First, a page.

Introducing the Digital Frontier: Transformation of India’s Legal Framework

Witnessing a profound transformation, not amid joyful festivities but in response to a landmark proclamation from the Department of Promotion of Incentive and Industry, the legal sphere is undergoing a drastic evolution, a change more pivotal now than ever.

This paradigm shift echoes the recent pronouncements of Chief Justice of India, D Y Chandrachud. Presiding over a hearing that scrutinized the status of virtual and hybrid court proceedings in India’s high courts, his message was unequivocal: technology is no longer a choice; it is an indispensable tool.

In 2005, India initiated digitalizing its legal system through the Supreme Court’s e-Committee. Almost two decades later, Phase II of the e-Courts Project, focusing on citizen-centric e-services and interconnecting 18,735 courts via Wide Area Networks, is nearing completion. A significant milestone is the e-Committee’s endorsement of a Digital Preservation Standard Operating Procedure, streamlining court record digitization while preserving historical data. This procedure has been distributed to all High Courts for implementation. This transformation significantly improves the cost-efficiency, time-effectiveness, transparency, and accessibility of court documents for litigants and legal professionals. Virtual hearings also reduce the need for physical courtroom presence, benefiting even undertrial prisoners who can participate through video-conferencing from their places of detention.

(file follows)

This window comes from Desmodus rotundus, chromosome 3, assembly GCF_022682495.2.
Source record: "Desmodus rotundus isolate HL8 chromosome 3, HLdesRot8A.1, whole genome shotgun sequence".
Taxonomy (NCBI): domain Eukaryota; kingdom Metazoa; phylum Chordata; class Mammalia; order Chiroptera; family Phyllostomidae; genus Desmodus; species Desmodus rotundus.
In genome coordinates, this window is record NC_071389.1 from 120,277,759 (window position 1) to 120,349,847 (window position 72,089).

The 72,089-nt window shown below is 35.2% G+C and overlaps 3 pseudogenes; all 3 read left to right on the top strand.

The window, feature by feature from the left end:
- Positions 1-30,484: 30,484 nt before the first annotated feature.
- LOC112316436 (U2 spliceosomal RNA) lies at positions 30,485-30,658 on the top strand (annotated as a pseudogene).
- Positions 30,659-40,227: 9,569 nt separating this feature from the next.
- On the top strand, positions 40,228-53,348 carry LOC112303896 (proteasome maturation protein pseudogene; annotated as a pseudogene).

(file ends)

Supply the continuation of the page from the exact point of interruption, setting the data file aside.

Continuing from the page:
Acknowledging that India boasts one of the world’s most affordable internet rates is imperative. A collaborative study by the Internet and Mobile Association of India (IAMAI) and the data analytics firm Kantar reveals that over 750 million Indians, representing more than half of the nation’s population, are active Internet users. The report foresees that this number will swell to 900 million by 2025.

Imagine a future where litigants can seamlessly navigate the legal process, attend hearings, and resolve cases without physical court attendance. The implications are substantial, especially for individuals across the country or abroad. Legal professionals, particularly those serving international corporate clients, will find new opportunities. Reduced adjournments and trial delays will help clear court backlogs, a strategy proven during the pandemic. Additionally, sustainability is vital; reducing paper use, which harms the environment, through paperless courts is a commendable move in the age of legal technology.

The world is evolving unprecedentedly, with technology forging ahead across all sectors. The legal system can no longer remain aloof from this sweeping tide of transformation. The Supreme Court of India’s decision to live-stream hearings was seminal. It has flung wide open the doors, enabling thousands to witness firsthand the inner workings of the nation’s top judiciary. It simultaneously serves as a priceless learning opportunity for burgeoning legal minds.

As judges wholeheartedly embrace technology, lawyers are compelled to follow suit. Educational institutions offering legal studies across the country must incorporate technology and technology intertwined with the legal field into their curricula. Practicing lawyers must conscientiously shed outdated practices, relearning and equipping themselves for this monumental leap toward a brighter future.

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